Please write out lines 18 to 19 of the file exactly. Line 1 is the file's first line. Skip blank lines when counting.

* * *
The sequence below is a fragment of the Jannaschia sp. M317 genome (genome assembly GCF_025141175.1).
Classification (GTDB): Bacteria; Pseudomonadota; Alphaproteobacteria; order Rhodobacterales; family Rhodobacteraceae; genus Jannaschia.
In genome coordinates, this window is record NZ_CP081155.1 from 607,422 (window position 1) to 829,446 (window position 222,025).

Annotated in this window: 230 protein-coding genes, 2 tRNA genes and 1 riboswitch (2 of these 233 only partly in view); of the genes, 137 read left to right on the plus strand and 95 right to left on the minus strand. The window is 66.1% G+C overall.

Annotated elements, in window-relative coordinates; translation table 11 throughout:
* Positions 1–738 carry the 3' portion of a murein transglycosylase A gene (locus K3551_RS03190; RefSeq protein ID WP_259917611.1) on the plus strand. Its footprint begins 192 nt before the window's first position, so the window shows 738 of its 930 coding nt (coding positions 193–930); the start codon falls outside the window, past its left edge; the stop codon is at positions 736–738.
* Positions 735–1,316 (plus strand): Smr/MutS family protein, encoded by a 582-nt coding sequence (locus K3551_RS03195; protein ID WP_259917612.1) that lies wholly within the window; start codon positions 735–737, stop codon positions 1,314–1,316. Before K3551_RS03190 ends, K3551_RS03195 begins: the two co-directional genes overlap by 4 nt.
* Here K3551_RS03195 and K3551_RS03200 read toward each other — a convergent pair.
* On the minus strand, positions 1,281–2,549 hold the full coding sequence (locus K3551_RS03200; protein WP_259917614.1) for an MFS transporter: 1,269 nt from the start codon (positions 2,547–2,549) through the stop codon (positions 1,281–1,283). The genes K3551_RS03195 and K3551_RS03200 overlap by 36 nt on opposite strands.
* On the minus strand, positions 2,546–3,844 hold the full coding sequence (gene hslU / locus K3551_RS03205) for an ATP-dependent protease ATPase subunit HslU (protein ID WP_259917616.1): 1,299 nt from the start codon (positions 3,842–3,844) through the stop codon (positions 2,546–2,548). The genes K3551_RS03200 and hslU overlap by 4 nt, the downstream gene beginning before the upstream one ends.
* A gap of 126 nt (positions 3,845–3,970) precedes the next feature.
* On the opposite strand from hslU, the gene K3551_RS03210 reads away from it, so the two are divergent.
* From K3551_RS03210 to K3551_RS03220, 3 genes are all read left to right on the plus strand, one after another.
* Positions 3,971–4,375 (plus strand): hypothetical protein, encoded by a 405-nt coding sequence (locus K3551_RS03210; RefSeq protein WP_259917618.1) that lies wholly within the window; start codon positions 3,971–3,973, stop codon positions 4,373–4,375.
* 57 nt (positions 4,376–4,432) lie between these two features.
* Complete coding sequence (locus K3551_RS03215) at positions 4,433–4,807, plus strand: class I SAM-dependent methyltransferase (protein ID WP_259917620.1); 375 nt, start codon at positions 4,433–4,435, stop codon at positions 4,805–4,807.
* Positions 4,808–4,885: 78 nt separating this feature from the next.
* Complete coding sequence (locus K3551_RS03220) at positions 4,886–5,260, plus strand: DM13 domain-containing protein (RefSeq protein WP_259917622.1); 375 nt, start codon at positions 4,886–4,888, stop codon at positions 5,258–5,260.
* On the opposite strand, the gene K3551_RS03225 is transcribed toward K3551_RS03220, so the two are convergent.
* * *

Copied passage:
* Complete coding sequence (locus K3551_RS03220) at positions 4,886–5,260, plus strand: DM13 domain-containing protein (RefSeq protein WP_259917622.1); 375 nt, start codon at positions 4,886–4,888, stop codon at positions 5,258–5,260.
* On the opposite strand, the gene K3551_RS03225 is transcribed toward K3551_RS03220, so the two are convergent.